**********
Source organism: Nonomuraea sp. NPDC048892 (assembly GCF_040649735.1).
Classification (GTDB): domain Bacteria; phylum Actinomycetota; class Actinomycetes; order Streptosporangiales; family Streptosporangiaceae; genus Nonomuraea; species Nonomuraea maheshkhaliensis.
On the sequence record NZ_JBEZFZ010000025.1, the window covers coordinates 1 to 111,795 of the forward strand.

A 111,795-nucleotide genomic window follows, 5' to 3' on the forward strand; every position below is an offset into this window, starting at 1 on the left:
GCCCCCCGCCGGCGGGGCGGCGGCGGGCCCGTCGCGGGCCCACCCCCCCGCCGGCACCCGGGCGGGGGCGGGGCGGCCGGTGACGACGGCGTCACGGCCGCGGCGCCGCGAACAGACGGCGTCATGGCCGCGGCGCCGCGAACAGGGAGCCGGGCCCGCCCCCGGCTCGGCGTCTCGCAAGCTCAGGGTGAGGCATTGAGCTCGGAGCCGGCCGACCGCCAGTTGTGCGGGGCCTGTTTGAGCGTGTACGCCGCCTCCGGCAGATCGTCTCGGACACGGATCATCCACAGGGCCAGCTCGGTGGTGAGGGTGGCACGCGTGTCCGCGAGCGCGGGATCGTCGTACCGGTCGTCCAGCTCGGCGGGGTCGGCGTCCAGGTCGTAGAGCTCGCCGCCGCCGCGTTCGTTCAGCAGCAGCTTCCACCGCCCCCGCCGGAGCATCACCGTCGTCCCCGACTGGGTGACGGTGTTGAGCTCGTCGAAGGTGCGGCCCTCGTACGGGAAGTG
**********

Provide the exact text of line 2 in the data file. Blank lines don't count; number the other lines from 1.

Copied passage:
Classification (GTDB): domain Bacteria; phylum Actinomycetota; class Actinomycetes; order Streptosporangiales; family Streptosporangiaceae; genus Nonomuraea; species Nonomuraea maheshkhaliensis.